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NYT: Shifting Population Causes More Races to Focus on National Issues

By    |   Monday, 16 June 2014 01:19 PM

Population shifts have caused more political races to focus on national, rather than local or regional, issues, The New York Times reported.

The Times said an influx of new residents "is bringing nationalized politics to races further down the ballot. It was these new arrivals, more than any other voters, who most crucially rejected two influential Republican incumbents — the House majority leader, Representative Eric Cantor of Virginia, and Senator Thad Cochran of Mississippi — in primaries this month, upending long-held assumptions about the appeal of traditional levers of power."

New developments in Mississippi's DeSoto County and counties surrounding Richmond, Virginia, helped conservative challengers to the two incumbents, the Times said.

Voters, who have moved to the area from someplace else and don't share roots in a community, might not know about the record of their elected officials. Instead, the Times says, voters are becoming informed by cable television, talk radio and the Internet.

"They don’t know who the heck Thad [Cochran] is,"  Republican strategist Karl Rove told the Times, referring to Mississippi’s newly arrived voters. "There is no 40-year history with him, knowing that this is the guy who built up the state’s modern Republican Party. The same with Eric [Cantor], people who have just gotten to Richmond don’t even know what the House of Delegates is, let alone that he served there."

New residents had high voter turnout and in both of these races, they were looking for a candidate who would stand up to President Barack Obama's policies, according to the Times.

For example, even though Cochran pushed for $80 million in government funds to help build new wastewater treatment facilities in Mississippi, earmarking money—even if that money benefits them — is considered a no no among many conservatives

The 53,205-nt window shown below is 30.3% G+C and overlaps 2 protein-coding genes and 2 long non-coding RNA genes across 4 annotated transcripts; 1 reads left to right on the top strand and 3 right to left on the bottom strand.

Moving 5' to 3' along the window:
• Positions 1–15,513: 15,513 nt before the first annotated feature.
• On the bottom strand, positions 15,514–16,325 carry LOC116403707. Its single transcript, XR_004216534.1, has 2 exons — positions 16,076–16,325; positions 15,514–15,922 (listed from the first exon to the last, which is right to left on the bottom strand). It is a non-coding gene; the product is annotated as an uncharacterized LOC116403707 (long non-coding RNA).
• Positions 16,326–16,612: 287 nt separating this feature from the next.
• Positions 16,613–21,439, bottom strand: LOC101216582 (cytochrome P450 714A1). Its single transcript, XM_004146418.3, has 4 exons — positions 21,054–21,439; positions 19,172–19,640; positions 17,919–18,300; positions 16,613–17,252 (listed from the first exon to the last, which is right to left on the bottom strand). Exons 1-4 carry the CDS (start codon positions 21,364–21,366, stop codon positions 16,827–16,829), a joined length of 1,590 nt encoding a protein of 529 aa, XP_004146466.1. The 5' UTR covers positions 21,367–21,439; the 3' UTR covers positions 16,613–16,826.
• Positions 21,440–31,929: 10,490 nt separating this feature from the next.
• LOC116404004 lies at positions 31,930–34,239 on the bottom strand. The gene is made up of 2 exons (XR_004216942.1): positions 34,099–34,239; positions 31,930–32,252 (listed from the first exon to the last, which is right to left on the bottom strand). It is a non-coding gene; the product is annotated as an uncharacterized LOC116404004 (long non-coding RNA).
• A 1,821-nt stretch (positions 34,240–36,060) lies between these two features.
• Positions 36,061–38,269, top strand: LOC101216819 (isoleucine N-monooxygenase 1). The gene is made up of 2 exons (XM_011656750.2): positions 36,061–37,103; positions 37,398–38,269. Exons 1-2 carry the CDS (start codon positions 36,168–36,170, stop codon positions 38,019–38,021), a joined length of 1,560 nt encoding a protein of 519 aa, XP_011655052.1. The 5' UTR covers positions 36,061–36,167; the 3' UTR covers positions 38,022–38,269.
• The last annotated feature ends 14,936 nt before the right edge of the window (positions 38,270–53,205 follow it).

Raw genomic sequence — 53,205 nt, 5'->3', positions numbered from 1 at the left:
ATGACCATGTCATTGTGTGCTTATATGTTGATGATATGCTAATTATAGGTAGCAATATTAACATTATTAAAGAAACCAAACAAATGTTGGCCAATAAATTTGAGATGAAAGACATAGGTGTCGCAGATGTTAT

"People in DeSoto County, many of whom work in Memphis and have not been there very long, they don’t know about Ingalls shipyard, they don’t care about Columbus Air Force Base, Meridian Naval Air Station, the Army Corps of Engineers center in Vicksburg, the Stennis Space Center," former Mississippi Gov. Haley Barbour told the Times.

Rose Witherspoon, 77, told The Times she moved from out of state and liked Cochran's opponent, state Sen. Chris McDaniel. because he is more conservative. "We like less federal government, we don’t like all this debt, we like more freedom," she said.

In Virginia, according to the Times, transplants are turning the state blue. "Virginia has become a state full of Southern statues and Northern voters," J. Tucker Martin, a Republican operative, told the paper. "You can replicate the same voter here outside of Kansas City, Milwaukee or Phoenix. The only difference is the weather."

The pace of population shifts is changing rapidly, according to Forbes.com. African Americans, Asian Pacific Islanders, and Hispanics made up more than one third of the U.S. population in 2010. By 2050, minorities will represent 54 percent.

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Population shifts have caused more political races to focus on national, rather than local or regional, issues, The New York Times reported.
GOP, Democrats, shifting, population
Monday, 16 June 2014 01:19 PM
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